The government must “prioritize macroeconomic stability,” Tran Hoang Ngan, a member of the National Financial and Monetary Policy Advisory Council, said by telephone on April 24. “Prolonged high inflation rates in the last few years have exhausted businesses and consumers.”
Vietnam’s legislature won’t consider a reduction in the 2012 growth target when it meets this week, Nguyen Hanh Phuc, the parliament’s secretary general, said on May 17.
Exports fell to $8.6 billion in April from $9.48 billion in March. The growth in garment shipments, the country’s biggest export, slowed to 15 percent through April after expanding 33 percent in the same period last year, according to preliminary figures from the statistics office.
Shipments of footwear, Vietnam’s fifth-biggest export, rose 9 percent through April after jumping 26 percent last year, according to unrevised figures from the statistics office. Vietnam ships most of its footwear and apparel to the U.S. and Europe. Sales to those two regions account for more than 20 percent of the economy, according to London-based researcher Capital Economics Ltd.
Vietnamese companies are caught between slowing export orders and high borrowing costs after the government passed a resolution last year to restrain credit growth and tame what was then Asia’s highest inflation. While commercial lending rates have since fallen from the peak of 27 percent last summer, they are still as high as 20 percent. Vietnam’s annual inflation, now Asia’s highest after Pakistan, slowed to an 18-month low of 10.5 percent in April, from 14.2 percent in March, according to the statistics office.
Of 700 companies on the country’s two stock exchanges, 11 percent posted losses last year and 62 percent saw profit fall, according to data compiled by Bloomberg. Among 473 that have reported results in the first quarter, 14 percent lost money.
At Hanoi-based Viet Hung Real Estate, Garments & Embroidery Co., owner Luong Thi Kim Oanh laid off more than half of her staff and cut prices of her T-shirts, table cloths and bedding by 50 percent to get cash to pay her 70 remaining workers. Sales to Europe and the Middle East fell by half last year and haven’t improved, she said.
The business, started in 1992, defaulted on loans and now can’t get credit from banks to buy raw materials, she said. Desperate for cash to pay wages, she turned to unlicensed lenders who charge more than three times the bank rate, or an annualized equivalent of more than 70 percent.
“I’m exhausted,” said Oanh in an interview at her factory. “My family and I had to mortgage all our properties but we still don’t have enough cash to fund the factory’s operations. We are in desperate need of government help.”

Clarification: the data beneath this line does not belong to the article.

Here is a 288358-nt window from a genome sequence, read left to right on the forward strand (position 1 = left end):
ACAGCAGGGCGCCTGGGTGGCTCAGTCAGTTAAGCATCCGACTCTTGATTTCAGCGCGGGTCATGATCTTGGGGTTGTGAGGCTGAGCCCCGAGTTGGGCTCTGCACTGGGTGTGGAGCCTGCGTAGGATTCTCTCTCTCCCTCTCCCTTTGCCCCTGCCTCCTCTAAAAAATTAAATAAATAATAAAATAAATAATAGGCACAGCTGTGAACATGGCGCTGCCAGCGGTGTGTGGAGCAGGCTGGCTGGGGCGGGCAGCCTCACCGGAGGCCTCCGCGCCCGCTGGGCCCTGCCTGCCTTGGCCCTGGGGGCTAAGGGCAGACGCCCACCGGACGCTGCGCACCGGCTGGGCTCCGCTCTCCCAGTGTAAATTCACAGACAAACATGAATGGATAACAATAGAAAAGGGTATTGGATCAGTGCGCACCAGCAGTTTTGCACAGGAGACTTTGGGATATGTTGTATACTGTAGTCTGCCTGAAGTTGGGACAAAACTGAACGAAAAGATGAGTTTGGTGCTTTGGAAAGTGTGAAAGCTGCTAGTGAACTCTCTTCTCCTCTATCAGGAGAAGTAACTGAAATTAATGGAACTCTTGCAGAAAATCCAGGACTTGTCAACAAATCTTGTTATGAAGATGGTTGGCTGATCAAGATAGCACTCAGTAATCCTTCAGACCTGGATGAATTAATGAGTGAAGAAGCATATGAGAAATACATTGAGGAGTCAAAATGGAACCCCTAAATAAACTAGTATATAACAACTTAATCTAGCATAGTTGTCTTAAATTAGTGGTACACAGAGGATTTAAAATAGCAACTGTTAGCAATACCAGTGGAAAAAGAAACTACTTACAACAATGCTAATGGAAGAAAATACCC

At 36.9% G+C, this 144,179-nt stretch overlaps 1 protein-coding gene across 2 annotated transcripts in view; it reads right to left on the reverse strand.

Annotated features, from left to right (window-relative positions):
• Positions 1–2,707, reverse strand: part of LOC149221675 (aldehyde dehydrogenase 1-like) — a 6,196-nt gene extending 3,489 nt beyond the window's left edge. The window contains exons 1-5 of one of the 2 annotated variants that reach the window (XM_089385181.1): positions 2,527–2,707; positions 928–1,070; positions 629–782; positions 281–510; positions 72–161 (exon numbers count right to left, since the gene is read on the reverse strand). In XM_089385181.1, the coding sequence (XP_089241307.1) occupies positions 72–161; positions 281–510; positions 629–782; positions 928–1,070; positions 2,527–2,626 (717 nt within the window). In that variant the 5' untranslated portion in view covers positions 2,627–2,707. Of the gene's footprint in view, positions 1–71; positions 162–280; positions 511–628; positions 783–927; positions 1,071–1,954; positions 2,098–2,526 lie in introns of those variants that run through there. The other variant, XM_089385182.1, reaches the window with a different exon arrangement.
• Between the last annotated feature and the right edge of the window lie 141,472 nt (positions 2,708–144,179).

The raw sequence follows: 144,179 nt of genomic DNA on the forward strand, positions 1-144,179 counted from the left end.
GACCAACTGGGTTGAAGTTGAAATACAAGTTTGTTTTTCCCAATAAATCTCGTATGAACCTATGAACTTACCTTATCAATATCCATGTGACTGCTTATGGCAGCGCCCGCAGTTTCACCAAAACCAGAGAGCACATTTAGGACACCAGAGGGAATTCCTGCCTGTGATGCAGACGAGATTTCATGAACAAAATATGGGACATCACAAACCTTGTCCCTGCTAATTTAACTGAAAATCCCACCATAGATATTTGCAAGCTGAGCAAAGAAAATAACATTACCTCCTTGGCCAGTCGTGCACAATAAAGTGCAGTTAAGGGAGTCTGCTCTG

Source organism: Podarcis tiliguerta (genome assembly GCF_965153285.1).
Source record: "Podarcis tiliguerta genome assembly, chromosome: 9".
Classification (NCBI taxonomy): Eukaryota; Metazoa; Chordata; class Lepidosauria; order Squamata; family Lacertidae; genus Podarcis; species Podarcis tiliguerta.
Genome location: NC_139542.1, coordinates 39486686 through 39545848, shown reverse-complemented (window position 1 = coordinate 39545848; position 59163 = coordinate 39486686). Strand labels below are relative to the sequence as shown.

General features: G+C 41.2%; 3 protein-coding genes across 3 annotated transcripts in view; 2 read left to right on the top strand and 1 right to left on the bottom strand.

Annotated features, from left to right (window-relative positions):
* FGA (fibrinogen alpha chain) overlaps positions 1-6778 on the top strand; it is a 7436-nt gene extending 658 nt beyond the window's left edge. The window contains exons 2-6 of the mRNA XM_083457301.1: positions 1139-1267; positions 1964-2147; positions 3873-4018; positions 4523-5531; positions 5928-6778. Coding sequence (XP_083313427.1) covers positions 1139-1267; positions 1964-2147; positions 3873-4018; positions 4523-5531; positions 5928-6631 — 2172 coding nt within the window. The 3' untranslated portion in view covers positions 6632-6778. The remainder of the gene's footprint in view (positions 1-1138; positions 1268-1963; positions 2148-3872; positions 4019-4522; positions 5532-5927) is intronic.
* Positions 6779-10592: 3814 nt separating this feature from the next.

The government’s response this month was to reduce corporate income tax for small- and medium-sized companies by 30 percent, defer sales tax payments by six months and halve government land leases.
“The tax breaks and tax delay for companies are like putting a wet towel on someone’s forehead when they have a very high fever -- the medicine needed to cure the illness isn’t there,” said Vu Thanh Tu Anh, director of research of the Fulbright Economics Teaching Program in Ho Chi Minh City, a partnership of the city’s University of Economics and the Harvard Kennedy School.
The government measures are worth about 25 trillion dong ($1.2 billion), according to the Finance Ministry.
“The tax break and reduction in land lease are good, but still far from enough to save businesses like ours,” Viet Hung’s Oanh said.
Commercial banks’ bad-debt ratio has risen to 3.6 percent from 3.2 percent at the beginning of year, Vietnamese central bank Governor Binh said on April 12.
“Asset quality is likely to deteriorate further,” Fitch Ratings said in a March report. “Non-performing loans are significantly understated under the country’s accounting standards and could be three or four times higher.”
“Given the current economic situation, more investors are opting for the relatively safe government bonds these days,” said Vu Anh Duc, a senior fixed-income dealer at Vietnam Joint- Stock Commercial Bank for Industry and Trade in Hanoi.
The yield on the government’s benchmark five-year notes this year fell about 300 basis points to 9.5 percent, the lowest since June 2009, according to a daily fixing from banks compiled by Bloomberg. Ten-year yields dropped 170 basis points to 10.28 percent, the lowest (GGVN10YR:US) since October 2009.
Business conditions “continued to be weak” in April, Trinh D. Nguyen, a Hong Kong-based economist at HSBC Holdings Plc., said at briefing in Hanoi. “Domestically, conditions are tough due to tightened credit and limited access to capital.”
At Bat Trang Ceramics Village, where pottery has been made for more than six centuries amid rice fields along the Red River, Ha’s factory and more than 500 other businesses making everything from glazed bowls to power cable insulators are showing the strain. More than half the kilns in the village have shut down, she said.
“I wouldn’t be so excited about the corporate income tax cut since there are many businesses which don’t have any income,” Ha said. “There are thousands of companies dying.”
To contact Bloomberg News staff for this story: Nguyen Dieu Tu Uyen in Hanoi at firstname.lastname@example.org